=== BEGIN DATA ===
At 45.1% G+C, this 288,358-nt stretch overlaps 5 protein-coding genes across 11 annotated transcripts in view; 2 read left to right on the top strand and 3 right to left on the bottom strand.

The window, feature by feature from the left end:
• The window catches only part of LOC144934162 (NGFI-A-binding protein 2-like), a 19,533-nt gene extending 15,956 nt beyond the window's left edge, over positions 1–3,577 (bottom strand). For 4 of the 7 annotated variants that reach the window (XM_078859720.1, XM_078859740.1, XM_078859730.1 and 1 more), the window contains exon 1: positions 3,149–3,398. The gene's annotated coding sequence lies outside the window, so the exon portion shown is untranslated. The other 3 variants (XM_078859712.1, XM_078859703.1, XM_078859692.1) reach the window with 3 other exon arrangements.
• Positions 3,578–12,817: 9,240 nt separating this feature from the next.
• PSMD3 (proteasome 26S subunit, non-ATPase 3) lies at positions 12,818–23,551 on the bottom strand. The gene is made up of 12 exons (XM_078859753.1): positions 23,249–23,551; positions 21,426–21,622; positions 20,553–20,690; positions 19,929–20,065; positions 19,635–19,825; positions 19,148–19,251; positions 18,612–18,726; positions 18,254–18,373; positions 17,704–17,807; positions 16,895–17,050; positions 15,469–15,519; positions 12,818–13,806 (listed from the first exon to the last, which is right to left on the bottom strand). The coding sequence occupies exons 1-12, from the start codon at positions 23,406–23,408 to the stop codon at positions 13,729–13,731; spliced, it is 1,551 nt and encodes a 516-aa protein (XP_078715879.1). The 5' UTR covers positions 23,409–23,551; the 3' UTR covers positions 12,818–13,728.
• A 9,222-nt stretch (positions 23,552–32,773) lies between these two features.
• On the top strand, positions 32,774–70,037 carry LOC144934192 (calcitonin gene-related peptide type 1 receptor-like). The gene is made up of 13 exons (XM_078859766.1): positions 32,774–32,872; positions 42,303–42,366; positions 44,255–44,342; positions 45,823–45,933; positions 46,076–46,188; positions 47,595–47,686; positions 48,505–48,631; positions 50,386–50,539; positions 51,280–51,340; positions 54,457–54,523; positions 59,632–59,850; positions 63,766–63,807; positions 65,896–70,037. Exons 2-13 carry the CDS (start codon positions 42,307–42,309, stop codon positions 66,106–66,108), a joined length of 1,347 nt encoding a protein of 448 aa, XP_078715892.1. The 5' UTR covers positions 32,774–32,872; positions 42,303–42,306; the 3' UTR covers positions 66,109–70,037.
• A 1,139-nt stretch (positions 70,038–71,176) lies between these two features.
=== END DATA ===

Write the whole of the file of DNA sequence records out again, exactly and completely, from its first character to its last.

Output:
At 45.1% G+C, this 288,358-nt stretch overlaps 5 protein-coding genes across 11 annotated transcripts in view; 2 read left to right on the top strand and 3 right to left on the bottom strand.

The window, feature by feature from the left end:
• The window catches only part of LOC144934162 (NGFI-A-binding protein 2-like), a 19,533-nt gene extending 15,956 nt beyond the window's left edge, over positions 1–3,577 (bottom strand). For 4 of the 7 annotated variants that reach the window (XM_078859720.1, XM_078859740.1, XM_078859730.1 and 1 more), the window contains exon 1: positions 3,149–3,398. The gene's annotated coding sequence lies outside the window, so the exon portion shown is untranslated. The other 3 variants (XM_078859712.1, XM_078859703.1, XM_078859692.1) reach the window with 3 other exon arrangements.
• Positions 3,578–12,817: 9,240 nt separating this feature from the next.
• PSMD3 (proteasome 26S subunit, non-ATPase 3) lies at positions 12,818–23,551 on the bottom strand. The gene is made up of 12 exons (XM_078859753.1): positions 23,249–23,551; positions 21,426–21,622; positions 20,553–20,690; positions 19,929–20,065; positions 19,635–19,825; positions 19,148–19,251; positions 18,612–18,726; positions 18,254–18,373; positions 17,704–17,807; positions 16,895–17,050; positions 15,469–15,519; positions 12,818–13,806 (listed from the first exon to the last, which is right to left on the bottom strand). The coding sequence occupies exons 1-12, from the start codon at positions 23,406–23,408 to the stop codon at positions 13,729–13,731; spliced, it is 1,551 nt and encodes a 516-aa protein (XP_078715879.1). The 5' UTR covers positions 23,409–23,551; the 3' UTR covers positions 12,818–13,728.
• A 9,222-nt stretch (positions 23,552–32,773) lies between these two features.
• On the top strand, positions 32,774–70,037 carry LOC144934192 (calcitonin gene-related peptide type 1 receptor-like). The gene is made up of 13 exons (XM_078859766.1): positions 32,774–32,872; positions 42,303–42,366; positions 44,255–44,342; positions 45,823–45,933; positions 46,076–46,188; positions 47,595–47,686; positions 48,505–48,631; positions 50,386–50,539; positions 51,280–51,340; positions 54,457–54,523; positions 59,632–59,850; positions 63,766–63,807; positions 65,896–70,037. Exons 2-13 carry the CDS (start codon positions 42,307–42,309, stop codon positions 66,106–66,108), a joined length of 1,347 nt encoding a protein of 448 aa, XP_078715892.1. The 5' UTR covers positions 32,774–32,872; positions 42,303–42,306; the 3' UTR covers positions 66,109–70,037.
• A 1,139-nt stretch (positions 70,038–71,176) lies between these two features.